The sophomore slump is a nerve-racking thing, whether you’re the fan witnessing it or the player enduring it. Sophomore slumps are even more pronounced in this age of social media.
Luis Castillo is in the midst of such a dilemma. After allowing four runs in four innings in Atlanta, his ERA has climbed to 5.85. Some folks, though few, are suggesting a demotion may be in order. Others say that he may not pan out. The majority, like me, are confused. He has shown so many signs of brilliance, and has also had his fair share of struggles.
Take the start against the Braves, for example. He was perfect two outs into the fourth inning. Then Freddie Freeman fouls off a thousand pitches and works a 274 pitch walk. That at-bat is followed by five-straight hits. What seemed like a blink of an eye erased the perfect game, the no-hit bid, the shutout bid, and the quality start bid. Quick explosions have been a theme of Castillo’s second season in the bigs.
Some worry he will not develop, but his struggles brought up an interesting thought – what was Johnny Cueto’s second year like? Castillo is frequently lumped in with Cueto, so let’s compare. I’ll leave out ERA so this blind comparison isn’t a dead giveaway.
Thoughts? I’ll come back to it…no peaking.
Johnny, in his first 17 starts of 2009 had a better ERA, a better win loss record (actually it is the mirror image of Castillo’s 5-8 record), but he also had a better defense behind him. In fact, according to fangraphs.com, the batting average on balls in play against Cueto was .254. Castillo currently endures a .291 BABIP against him.
Castillo manages to induce a good percentage of ground balls at 44%, but his left on base percentage (percent of runners left stranded) sits at 67.9%. There are, currently, 77 pitchers with a better rate than that. Part of that can be explained by the 18 homers he has allowed, thus far, but Cueto, comparatively, had left 75.9% of his runners stranded. As far as pitching statistics go, that one is heavy on what the defense does.
Though it is difficult to quantify, confidence is a big factor in Castillo’s struggles. I’m not saying he doesn’t have confidence, but that he hasn’t figured out a way to punch through the adversity. With runners on base, opposing batters are hitting .299 against Castillo with a .923 on-base-plus-slugging percentage. Compare that to just a .242 average against with the bases empty.
Now allow me to reveal the blind comparison:
Just to note, xFIP is an ERA-like statistic that, through its formula, takes into account only the things a pitcher can control. Things like fly balls allowed, walks, and strikeouts are included in this to represent the ERA a pitcher would have if all things were considered equal behind him. Welcome to the next minute where I tell you why Castillo is fine.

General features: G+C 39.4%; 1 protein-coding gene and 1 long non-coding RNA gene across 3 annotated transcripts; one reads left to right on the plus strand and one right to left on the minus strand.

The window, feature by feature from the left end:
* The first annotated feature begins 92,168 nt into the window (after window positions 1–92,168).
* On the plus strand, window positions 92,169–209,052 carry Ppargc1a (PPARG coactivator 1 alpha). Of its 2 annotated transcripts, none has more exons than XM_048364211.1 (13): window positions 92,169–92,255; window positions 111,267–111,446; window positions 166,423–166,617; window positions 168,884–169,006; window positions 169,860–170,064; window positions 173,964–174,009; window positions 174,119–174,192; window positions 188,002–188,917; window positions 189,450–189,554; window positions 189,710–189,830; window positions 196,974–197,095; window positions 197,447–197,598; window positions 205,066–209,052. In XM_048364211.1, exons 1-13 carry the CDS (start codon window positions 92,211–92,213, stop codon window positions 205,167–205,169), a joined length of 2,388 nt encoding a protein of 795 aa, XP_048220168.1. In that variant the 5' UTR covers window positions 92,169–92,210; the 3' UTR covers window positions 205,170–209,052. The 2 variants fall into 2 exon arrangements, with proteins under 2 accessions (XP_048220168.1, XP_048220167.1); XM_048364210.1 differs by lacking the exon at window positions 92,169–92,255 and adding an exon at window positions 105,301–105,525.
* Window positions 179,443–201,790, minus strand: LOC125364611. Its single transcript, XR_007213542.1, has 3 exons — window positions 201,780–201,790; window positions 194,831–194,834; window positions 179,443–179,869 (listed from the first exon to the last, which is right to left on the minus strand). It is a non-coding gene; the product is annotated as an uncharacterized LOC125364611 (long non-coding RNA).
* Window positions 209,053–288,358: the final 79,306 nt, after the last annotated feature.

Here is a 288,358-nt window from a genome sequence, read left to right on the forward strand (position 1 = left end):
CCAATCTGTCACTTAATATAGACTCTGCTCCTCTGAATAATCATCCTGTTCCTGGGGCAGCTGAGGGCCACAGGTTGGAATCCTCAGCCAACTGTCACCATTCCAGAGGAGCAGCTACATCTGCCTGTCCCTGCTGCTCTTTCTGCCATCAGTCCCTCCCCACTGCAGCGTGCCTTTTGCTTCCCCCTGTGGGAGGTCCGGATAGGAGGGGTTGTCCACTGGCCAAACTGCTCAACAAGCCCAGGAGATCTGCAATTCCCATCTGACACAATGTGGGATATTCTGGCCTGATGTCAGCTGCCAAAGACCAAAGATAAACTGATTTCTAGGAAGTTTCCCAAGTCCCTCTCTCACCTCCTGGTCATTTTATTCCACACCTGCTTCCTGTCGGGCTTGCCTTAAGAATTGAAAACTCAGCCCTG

Look at the strikeout rate. That currently puts him in the top 40 of starting pitchers. Not a stat you would normally see on someone with a 5.85 ERA.
This was perfectly illustrated June 9th when Castillo got saddled with the loss at home against the Cardinals. He pitched six innings, struck out 10, but gave up five runs. He also gave up two dingers, both of them back-to-back off the bats of Jose Martinez and Marcell Ozuna, after striking out the first two St. Louis batters on six pitches. Talk about night and day…
Digging a little deeper into his strikeouts, Fangraphs.com also has advanced pitch statistics, like the fact that he is inducing 13.7% swinging strikes, which is up from last year.
The only thing in the advanced pitch statistics that has regressed from last year is the percentage of pitches in the zone has dropped 3.6% to 42.5%. Needless to say, just as your little league coach told you, throw strikes and you’ll be successful.
Like Cueto, Castillo is a small mechanical tweak away from reaching the level that we all know he is capable of getting to. Take it easy on the “Castillo is a bust” train, because he is much closer to greatness than his current ERA suggests.
Jeff Brantley talks Bell, new pitching coach Derek Johnson and more
I discuss one free agent pitcher that should be on the Reds’ radar, plus Jeff Brantley joins me to discuss the hiring of manager David Bell and pitching coach Derek Johnson on today’s podcast. Listen and subscribe below.
Bell hiring finally rings in a new century for Reds
The innovators are often criticized. It’ll never work, they’re told.
Wind the baseball tighter to allow more home runs? Ty Cobb hated it because it took the science out of the game. But Babe Ruth loved it, so did the fans and the sport grew. Show sports on a cable channel for 24 hours a day? Nobody will watch that. The Internet? It’s just a fad.